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United Nations War Crimes Commission

United Nations War Crimes Commission

The United Nations War Crimes Commission (UNWCC) was inaugurated on October 20, 1943, by representatives of the seventeen Allied nations. It was the only international framework that dealt with the issue of war crimes and war criminals during World War II. The commission continued to operate until March 31, 1948, and in the course of its four-and-a-half years of existence had created a total of 8,178 files (representing 36,810 individuals and groups). Significantly, some of the most important notions elaborated by the UNWCC found their way into the Nuremberg Charter.

The idea of establishing a United Nations (UN) "commission on atrocities" was first advanced by British prime minister Winston S. Churchill in June 1942 during his visit to the United States. Churchill was in part responding to intense pressure coming from the exiled Polish and Czech governments in London, who envisioned the threat of reprisals against Germany by the Allied nations as a deterrent against further atrocities by the Nazis. However, both Britain and the United States ascribed low priority to the war crimes problem at the time and wanted to postpone dealing with the issue of punishing war criminals for as long as possible.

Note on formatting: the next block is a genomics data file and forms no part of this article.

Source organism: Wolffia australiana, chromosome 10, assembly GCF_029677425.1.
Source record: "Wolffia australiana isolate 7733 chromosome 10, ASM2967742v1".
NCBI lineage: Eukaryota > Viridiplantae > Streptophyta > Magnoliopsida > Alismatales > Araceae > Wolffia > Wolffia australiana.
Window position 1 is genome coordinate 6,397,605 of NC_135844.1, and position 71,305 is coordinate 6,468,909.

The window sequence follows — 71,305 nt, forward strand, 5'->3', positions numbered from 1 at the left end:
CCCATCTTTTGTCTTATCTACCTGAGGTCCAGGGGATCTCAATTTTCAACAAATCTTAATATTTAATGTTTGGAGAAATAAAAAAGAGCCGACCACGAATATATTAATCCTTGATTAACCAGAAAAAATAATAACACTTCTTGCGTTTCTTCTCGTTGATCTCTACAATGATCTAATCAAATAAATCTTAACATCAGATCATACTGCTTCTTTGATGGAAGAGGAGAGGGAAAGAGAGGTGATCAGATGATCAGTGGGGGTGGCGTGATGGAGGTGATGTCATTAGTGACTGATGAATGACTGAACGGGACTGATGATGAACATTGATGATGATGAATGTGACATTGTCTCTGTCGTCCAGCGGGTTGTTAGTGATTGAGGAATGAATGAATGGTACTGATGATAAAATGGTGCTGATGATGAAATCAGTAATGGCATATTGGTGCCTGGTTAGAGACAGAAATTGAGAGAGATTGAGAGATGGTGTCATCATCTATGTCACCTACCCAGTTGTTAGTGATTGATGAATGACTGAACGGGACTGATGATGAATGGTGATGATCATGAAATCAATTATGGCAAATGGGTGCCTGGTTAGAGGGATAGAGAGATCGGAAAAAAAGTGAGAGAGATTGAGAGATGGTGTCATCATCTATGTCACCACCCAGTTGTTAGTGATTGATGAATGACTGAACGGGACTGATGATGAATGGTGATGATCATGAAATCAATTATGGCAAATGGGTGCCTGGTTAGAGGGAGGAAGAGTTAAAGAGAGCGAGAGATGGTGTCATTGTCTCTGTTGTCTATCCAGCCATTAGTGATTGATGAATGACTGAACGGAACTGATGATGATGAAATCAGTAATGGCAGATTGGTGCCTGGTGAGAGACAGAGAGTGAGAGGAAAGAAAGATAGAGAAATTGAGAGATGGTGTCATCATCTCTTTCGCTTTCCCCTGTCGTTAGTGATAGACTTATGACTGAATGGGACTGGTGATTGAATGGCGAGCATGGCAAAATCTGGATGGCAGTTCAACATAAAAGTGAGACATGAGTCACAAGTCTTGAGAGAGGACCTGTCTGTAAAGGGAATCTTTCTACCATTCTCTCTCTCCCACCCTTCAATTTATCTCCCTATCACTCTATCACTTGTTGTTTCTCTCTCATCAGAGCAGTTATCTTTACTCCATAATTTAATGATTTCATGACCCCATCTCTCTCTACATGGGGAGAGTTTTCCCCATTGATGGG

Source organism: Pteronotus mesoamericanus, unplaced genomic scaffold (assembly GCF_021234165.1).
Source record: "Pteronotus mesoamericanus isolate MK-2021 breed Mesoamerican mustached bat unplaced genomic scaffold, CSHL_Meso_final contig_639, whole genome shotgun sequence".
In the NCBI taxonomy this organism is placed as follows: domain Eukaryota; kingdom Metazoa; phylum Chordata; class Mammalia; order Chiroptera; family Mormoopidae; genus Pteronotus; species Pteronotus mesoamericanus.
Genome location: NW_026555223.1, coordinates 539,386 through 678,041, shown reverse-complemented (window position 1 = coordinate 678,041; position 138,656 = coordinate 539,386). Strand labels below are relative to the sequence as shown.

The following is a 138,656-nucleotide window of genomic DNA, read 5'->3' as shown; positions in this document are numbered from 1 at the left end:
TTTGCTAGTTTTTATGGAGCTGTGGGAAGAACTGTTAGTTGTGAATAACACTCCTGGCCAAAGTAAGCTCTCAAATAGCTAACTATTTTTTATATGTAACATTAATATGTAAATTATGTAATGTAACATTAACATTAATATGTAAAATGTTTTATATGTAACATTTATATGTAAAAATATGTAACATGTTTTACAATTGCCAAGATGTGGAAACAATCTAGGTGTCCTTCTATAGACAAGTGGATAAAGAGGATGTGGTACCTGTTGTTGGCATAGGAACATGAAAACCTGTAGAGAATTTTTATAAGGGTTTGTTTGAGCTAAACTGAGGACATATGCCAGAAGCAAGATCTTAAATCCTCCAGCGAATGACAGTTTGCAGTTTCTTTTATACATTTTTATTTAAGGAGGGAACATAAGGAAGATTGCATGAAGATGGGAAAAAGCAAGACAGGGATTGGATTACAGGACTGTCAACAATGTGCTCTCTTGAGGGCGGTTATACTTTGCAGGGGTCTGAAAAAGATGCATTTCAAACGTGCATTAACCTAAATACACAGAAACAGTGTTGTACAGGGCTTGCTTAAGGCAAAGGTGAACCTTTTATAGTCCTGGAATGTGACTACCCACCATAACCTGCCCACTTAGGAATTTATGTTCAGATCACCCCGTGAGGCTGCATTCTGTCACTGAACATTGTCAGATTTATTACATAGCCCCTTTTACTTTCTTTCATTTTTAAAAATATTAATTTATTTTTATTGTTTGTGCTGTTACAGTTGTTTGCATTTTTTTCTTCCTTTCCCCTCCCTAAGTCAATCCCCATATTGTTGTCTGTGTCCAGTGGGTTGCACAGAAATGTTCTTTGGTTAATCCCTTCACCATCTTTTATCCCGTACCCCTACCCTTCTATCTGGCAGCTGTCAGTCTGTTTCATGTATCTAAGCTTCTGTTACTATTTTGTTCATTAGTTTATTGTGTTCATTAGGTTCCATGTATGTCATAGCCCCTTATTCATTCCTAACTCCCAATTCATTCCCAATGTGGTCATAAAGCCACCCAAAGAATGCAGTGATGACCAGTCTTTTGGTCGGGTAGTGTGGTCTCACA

On September 7, 1942, John Viscount Simon, the Lord Chancellor and Chair of the British Cabinet Committee on the Treatment of War Criminals (CCTWC) introduced to the House of Lords the British government's proposal to set up a UN Commission for the Investigation of War Crimes. Its task would be "to collect material, supported wherever possible by depositions or by other documents, to establish such crimes, especially where they are systematically perpetrated, and to name and identify those responsible for their perpetration." Simon asserted that the proposal had the support of the United States and of the European allies, though he acknowledged that replies from the Soviet Union, China, the British Dominions, and India were still forthcoming.

The Soviet Union put up the greatest obstacles to the establishment of the UNWCC. Moscow had been piqued by the fact that London had ignored the Soviet Union during the preliminary stages of the establishment of the Commission and had appealed to the Soviet Union for support only at the last moment. In January 1943 Moscow responded in a positive manner, but then prompted further delay by opposing London's intention to include participation by the Dominions in the work of the Commission. On July 27, 1943, Moscow announced that it was prepared to meet British wishes regarding the participation of the Dominions, India, and Burma on the condition that the Federated Republics of the USSR—Ukraine, Belorussia, Moldavia, Lithuania, Latvia, Estonia, and Karelo-Finska—would also be allowed to participate. This move by the Soviet Union was clearly designed to gain political capital: recognition of its annexation of the Baltic States, would set a precedent that would help the Soviet Union claim the right to enlarge its representation in future international organizations. When London declined, Moscow decided not to respond to Britain's invitation to the Allied meeting to establish the UNWCC, scheduled for October 20, 1943.